The Most Influential Court Cases in Australian History

Australia has only been an independent nation for just over 100 years, and in that time there have been some incredibly influential and historic legal cases that have gone on the have pervasive impacts on the law of the land.

Here is a list of some of the most influential court cases in the last half century.

Chamberlain v the Queen – 1948

One of the most well-known murder trial in Australian history, Chamberlain v the Queen is regularly mentioned when discussing a miscarriage of justice in Australia.

The trial itself related to the death of a nine-week-old baby named Azaria Chamberlain during a family camping trip in the Northern Territory.

While the prosecution claims that she had been murdered by her own mother Lindy Chamberlain, she claimed that Azaria was taken by a dingo.

Finally, it was found that Lindy had in fact been telling the truth. It wasn’t until 1986, however, that she was released from prion and acquitted on the charges of murder.

Ruddock v Vadarlis – 2001

This immigration case involved the Norwegian cargo vessel MV Tampa, which was denied entry to Australia after it recused 438 asylum seekers who had been stranded on a sinking boat. The controversy began when the captain of the MV Tampa declared a state of emergency when it entered Australian waters.

It was at that point that Australian commandos boarded the ship and detained the asylum seekers. The result was a civil suit by the Council for Civil Liberties Eric Vadarlis, who sought a writ of habeas corpus for the asylum seekers.

While Vadarlis did win the first court trial, the Federal Government successfully appealed to the Full Court of the Federal Court of Australia, where it was decided that the government had the right to deny entry of non-citizens into Australia.

Wik Peoples v Queensland – 1996

The Wik Decision was highly impactful when it came to the future of land rights in Australia. This specific issued dealt with the strip of land on the Cape York Peninsula, and the case was brought before the Federal Court of Australia to determine the native rights of the Wik Peoples.

The decision in the High Scout eventually ruled in favor of the Wik Peoples and it marked a milestone in terms of deciding what to do with competing claims of native lands and leases.

Dietrich v the Queen – 1992

Olaf Dietrich became an unexpected champion of human rights when he was charged with smuggling heroin in condoms. He was, as a result, refused trial aid unless he pled guilty to his charges, despite common law’s widely held tradition to his right of a fair trial.

Despite the fact that Dietrich went on to commit other series crimes, such as armed robberies, it was a solidification of the right to a fair trial in Australia, no matter the nature of the crime.

Waltons Stores Ltd v Maher – 1988

This case had such a huge impact on the law of the land because it was the case that established promissory estoppel as its own cause of action as an attack instead of as defense.

The strength of contract law allowed for damages to be sought and principles like ‘unconscionable conduct’ to be cited in a case. Because Walton Stores Ltd had so convinced the Mahers that a contract was going to take place, the court decided that they owed the Mahers damages as if they had, even though they never truly did sign a legal contract.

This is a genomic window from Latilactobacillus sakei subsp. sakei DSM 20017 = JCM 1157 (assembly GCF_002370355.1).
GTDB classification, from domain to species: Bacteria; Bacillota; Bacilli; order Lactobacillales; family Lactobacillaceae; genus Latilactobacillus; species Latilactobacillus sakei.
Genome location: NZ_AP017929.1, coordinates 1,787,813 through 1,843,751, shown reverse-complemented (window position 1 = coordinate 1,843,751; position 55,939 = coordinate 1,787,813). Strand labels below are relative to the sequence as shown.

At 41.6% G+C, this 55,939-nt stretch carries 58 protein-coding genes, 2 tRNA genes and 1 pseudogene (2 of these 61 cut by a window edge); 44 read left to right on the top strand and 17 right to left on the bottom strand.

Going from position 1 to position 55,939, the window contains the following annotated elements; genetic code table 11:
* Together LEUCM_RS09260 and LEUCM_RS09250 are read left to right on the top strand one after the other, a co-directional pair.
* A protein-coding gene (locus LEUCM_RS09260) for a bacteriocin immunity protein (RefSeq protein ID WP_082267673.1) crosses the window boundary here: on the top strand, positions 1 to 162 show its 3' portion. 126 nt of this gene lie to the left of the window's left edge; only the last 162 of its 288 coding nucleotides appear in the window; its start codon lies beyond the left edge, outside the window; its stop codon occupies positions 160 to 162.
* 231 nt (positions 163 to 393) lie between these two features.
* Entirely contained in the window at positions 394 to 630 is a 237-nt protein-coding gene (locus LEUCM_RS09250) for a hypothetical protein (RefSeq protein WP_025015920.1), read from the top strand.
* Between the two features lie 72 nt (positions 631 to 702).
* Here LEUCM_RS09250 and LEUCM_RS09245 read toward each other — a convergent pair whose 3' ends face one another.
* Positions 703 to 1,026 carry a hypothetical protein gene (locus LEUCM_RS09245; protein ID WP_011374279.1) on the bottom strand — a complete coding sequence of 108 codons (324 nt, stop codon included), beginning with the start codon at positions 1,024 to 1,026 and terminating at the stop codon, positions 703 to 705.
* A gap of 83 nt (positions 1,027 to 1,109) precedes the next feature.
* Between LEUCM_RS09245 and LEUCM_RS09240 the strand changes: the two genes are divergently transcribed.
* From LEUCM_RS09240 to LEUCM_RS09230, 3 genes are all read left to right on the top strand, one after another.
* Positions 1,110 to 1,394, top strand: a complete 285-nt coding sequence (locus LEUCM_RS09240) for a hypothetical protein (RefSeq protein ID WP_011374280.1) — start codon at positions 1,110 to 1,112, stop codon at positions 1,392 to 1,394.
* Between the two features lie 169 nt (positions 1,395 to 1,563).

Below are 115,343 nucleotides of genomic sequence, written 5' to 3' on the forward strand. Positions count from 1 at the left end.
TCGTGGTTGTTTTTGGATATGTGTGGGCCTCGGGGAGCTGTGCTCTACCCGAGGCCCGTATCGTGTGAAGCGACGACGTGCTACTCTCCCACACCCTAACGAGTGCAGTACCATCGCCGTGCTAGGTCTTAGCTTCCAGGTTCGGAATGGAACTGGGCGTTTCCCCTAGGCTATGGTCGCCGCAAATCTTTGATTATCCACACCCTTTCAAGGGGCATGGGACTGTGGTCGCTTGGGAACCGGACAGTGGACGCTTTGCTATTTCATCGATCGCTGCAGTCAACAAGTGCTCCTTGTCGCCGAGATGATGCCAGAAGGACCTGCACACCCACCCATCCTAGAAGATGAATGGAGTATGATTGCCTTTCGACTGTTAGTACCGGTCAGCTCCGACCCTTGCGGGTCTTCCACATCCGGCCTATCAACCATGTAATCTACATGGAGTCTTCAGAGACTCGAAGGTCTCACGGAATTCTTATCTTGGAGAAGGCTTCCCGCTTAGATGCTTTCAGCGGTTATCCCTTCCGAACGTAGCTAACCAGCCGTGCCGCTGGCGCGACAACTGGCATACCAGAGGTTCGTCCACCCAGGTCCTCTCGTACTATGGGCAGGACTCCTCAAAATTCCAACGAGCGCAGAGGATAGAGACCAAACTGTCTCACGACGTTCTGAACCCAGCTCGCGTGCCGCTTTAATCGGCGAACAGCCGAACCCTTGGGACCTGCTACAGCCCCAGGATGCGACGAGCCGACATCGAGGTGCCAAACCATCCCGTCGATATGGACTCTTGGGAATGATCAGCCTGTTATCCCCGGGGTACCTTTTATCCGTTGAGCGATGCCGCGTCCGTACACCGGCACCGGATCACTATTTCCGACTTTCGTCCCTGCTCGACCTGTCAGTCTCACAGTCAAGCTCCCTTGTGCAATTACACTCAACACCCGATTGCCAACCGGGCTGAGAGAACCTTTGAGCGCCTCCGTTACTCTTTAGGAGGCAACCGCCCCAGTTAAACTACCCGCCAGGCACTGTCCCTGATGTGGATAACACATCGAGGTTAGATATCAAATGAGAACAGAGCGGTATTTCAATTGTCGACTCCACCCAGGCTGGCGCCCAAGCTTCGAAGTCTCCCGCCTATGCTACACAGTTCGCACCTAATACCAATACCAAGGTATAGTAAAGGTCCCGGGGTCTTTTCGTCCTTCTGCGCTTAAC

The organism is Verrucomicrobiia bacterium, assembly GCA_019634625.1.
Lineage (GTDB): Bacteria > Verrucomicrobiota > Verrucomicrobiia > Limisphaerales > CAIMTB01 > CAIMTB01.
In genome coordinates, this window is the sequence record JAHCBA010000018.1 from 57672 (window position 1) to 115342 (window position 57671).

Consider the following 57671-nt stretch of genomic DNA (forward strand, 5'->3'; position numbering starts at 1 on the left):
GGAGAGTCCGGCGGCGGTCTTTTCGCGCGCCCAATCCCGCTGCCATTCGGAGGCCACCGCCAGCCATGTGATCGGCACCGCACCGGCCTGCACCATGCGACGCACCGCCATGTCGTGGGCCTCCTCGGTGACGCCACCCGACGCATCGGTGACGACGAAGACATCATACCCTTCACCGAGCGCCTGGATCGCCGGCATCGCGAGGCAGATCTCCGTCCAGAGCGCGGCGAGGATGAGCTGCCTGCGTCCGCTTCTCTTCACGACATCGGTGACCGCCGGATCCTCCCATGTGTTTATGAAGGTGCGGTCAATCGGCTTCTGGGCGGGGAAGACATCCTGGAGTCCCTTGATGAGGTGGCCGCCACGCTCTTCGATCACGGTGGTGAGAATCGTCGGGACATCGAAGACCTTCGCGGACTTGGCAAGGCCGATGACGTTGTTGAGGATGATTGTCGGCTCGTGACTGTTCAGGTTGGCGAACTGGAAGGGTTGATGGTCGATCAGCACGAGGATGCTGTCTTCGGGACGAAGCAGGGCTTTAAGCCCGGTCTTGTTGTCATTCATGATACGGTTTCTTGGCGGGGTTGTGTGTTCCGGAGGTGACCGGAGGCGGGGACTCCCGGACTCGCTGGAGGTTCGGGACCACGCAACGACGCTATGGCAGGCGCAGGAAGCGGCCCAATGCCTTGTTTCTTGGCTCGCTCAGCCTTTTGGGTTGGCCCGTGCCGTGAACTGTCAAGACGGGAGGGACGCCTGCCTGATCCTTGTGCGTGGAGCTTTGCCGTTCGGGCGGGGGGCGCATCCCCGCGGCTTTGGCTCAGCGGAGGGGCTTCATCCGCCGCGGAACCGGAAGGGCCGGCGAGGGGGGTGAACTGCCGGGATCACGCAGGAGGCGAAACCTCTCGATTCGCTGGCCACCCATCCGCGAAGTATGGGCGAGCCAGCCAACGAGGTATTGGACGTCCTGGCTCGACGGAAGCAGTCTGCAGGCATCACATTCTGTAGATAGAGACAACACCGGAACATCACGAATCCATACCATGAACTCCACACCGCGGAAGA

Commonwealth v Tasmania – 1983

Known colloquially as the “Tasmanian Dam Case,” this is remembered fondly as both a constitutional landmark and an environmental victory. The case, which saw the Australian and Tasmanian governments clash in the High Court of Australia, dealt with the proposed construction of a hydropower damn on the Gordon River in southwest Tasmania.

The Tasmanian government argued its right to construct the dam, the Federal Government worked to get in their way, citing Australia’s responsibility under the World Heritage Convention.

In 1983, the Federal Government won with a 4:3 majority ruling in the High Court. It saved the Gordn River, and it set a precedent for preserving Australian wilderness for years to come.

Mabo v Queensland – 1992

In 2007, Prime Minister Kevin Rudd apologized to the Indigenous Australians for the past atrocities committed by the Australian government.

That likely would not have taken place if not for Mabo v Queensland.

The landmark case was responsible for removing the 17th century doctrine of terra nullius, and inserting native title in Australian law. The case not only changed one of the oldest doctrines of national land law, but also finally acknowledged Indigenous Australians as the original inhabitants of Australia.

The case, which spanned over a decade, revoled around the Meriam People’s campaign to claim legal ownership over the ancestral lands on the island of Mer in the Torres Strait. While there was powerful opposition from the Queensland government, and while two of the original five claimants died before the conclusion of the case, the High Court ultimately ruled in a 6:1 majority in favor of the Meriam People. This move led to the Native Title Act a year later, which allowed Indigenous people across Australia to claim traditional rights to unalienated land.

While there are many landmark cases that have had lasting impact on the law of Australia, these cases marked changes in not only the law of the commonwealth, but the opinions of the men and women who call it home.

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